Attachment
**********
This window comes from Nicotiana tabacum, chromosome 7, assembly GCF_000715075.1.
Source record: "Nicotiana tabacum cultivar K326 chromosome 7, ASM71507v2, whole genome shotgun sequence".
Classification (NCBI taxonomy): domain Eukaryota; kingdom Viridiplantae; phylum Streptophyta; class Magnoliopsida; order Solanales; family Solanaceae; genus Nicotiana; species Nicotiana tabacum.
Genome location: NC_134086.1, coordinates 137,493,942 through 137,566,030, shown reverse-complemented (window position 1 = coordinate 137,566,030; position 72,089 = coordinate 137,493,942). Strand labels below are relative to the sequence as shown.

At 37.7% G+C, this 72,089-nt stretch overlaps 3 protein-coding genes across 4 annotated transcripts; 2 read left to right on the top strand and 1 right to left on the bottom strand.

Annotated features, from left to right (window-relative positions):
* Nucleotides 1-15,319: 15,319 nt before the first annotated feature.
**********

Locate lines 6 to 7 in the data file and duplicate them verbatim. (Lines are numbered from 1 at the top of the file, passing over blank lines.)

Annotated features, from left to right (window-relative positions):
* Nucleotides 1-15,319: 15,319 nt before the first annotated feature.